50 Years of NASA

Last week marked the 50th anniversary of President Dwight Eisenhower signing the National Aeronautics Space Act. This little wiggle of the pen created the agency we all know today as NASA.

I Love the '90s -- at least 1999

Nine years ago this week, Chandra was launched aboard the Space Shuttle Columbia (sadly lost in the tragedy of 2003). While the satellite has performed excellently since it was deployed on July 23, 1999, there was a little drama in getting it going. You can read about some of the angst-inducing moments in the days leading up to launch in our Chandra Chronicles from that time.

Chandra spacecraft

Cosmic Fireworks

This week, many Americans will celebrate the 4th of July by enjoying fireworks. We love to see the explosion, followed by the colorful debris field as it expands and rains down from the sky. And, fireworks are often slightly different from one another – even if they originate from the same type of explosion. Of course, if they have different types or proportions of chemicals before in the explosive itself, the fireworks can look dramatically different. And, don’t forget that the environment they explode into – include wind or clouds of smoke – can affect how they look.

Try Out the Universe on Your Desktop

In the last year we have seen tremendous development in visualizing the Universe through the digital world. Google Sky and Wikisky are examples of this progress. These interfaces have taken well-known all-sky surveys and detailed observations to create virtual observatories that show our nearest planetary neighbors, like Mars and Jupiter, to the most distant galaxies in the Universe.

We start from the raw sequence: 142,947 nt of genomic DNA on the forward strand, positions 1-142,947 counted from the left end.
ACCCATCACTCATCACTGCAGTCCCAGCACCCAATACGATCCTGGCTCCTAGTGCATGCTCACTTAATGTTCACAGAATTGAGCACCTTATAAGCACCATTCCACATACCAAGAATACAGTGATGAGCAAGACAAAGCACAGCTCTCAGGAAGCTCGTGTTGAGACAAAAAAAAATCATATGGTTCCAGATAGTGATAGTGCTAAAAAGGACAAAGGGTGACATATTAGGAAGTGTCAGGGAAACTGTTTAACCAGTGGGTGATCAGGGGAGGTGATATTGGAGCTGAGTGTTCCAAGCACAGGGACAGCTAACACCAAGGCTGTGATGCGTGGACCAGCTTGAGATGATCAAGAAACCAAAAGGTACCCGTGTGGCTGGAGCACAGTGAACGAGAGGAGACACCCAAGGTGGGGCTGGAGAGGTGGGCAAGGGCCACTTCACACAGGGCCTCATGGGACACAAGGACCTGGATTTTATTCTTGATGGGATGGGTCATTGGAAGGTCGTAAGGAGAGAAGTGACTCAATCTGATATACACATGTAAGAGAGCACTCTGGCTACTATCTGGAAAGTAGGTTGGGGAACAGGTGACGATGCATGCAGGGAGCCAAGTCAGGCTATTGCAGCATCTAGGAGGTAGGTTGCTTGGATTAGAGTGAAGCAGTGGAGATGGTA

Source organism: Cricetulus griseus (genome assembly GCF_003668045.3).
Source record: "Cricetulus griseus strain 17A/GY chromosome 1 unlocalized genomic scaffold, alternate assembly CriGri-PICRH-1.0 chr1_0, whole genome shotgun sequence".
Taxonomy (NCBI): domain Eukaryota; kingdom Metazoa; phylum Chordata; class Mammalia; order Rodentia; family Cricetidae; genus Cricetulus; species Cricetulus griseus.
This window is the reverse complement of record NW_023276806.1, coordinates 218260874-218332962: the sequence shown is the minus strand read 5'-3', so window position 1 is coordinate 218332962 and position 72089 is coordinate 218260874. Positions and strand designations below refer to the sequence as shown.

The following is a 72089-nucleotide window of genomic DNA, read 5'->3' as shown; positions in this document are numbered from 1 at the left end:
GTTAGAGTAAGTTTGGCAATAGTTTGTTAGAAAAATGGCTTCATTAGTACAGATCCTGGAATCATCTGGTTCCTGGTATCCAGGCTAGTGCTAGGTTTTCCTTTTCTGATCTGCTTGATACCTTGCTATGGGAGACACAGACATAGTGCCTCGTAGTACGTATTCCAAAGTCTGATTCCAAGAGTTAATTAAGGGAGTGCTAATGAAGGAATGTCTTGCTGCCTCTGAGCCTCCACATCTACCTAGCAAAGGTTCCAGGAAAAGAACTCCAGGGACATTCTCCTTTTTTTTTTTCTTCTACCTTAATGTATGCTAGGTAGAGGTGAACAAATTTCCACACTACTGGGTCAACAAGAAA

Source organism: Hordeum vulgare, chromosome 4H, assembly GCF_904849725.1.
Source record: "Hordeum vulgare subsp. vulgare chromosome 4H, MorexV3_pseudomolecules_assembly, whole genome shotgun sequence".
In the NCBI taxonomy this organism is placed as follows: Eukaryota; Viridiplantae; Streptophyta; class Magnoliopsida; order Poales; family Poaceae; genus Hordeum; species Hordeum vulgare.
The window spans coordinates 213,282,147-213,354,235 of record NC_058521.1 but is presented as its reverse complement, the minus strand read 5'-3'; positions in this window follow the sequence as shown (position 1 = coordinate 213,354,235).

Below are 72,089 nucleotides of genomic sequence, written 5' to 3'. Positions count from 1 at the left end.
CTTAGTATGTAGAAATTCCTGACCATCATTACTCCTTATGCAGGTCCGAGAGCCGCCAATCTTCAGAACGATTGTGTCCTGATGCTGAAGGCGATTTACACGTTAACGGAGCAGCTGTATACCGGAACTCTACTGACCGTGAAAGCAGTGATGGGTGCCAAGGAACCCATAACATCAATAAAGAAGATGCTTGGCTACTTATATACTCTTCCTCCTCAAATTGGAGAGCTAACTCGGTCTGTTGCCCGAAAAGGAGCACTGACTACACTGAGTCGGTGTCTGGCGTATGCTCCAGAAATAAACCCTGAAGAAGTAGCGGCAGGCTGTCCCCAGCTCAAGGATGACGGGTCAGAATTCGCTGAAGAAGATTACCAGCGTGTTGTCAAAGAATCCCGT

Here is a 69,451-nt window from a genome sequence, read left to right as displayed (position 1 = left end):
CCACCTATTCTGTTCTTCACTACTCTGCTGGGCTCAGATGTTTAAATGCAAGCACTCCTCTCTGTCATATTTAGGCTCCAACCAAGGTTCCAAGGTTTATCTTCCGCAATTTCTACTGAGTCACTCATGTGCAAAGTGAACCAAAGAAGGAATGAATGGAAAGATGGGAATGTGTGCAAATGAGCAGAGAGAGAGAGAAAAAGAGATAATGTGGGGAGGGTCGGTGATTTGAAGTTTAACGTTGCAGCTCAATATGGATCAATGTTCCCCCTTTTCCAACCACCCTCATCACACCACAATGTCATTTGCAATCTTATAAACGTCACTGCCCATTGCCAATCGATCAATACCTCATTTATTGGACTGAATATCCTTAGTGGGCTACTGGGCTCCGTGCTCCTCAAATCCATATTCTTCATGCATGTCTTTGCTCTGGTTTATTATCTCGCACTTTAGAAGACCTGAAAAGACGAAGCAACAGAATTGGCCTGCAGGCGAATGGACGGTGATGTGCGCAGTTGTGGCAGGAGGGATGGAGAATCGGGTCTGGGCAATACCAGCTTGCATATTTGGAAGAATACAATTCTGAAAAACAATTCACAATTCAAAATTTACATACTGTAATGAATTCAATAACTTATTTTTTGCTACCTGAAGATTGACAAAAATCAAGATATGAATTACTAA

The Zen of Astrophysics

Speaking in broad generalities, there are two main classes of physicist: those who generate new hypotheses and those who generate new data. The former are called "theorists" and the latter, in most of physics, are called "experimentalists." In astrophysics, we're called "observers" because we can't do experiments in the traditional sense. We have no knobs to turn, no switches to flip; we can't turn the dial to a maximally spinning black hole just to see what happens (oh, what fun that would be!).


Disclaimer: This service is provided as a free forum for registered users. Users' comments do not reflect the views of the Chandra X-ray Center and the Harvard-Smithsonian Center for Astrophysics.
Please note this is a moderated blog. No pornography, spam, profanity or discriminatory remarks are allowed. No personal attacks are allowed. Users should stay on topic to keep it relevant for the readers.
Read the privacy statement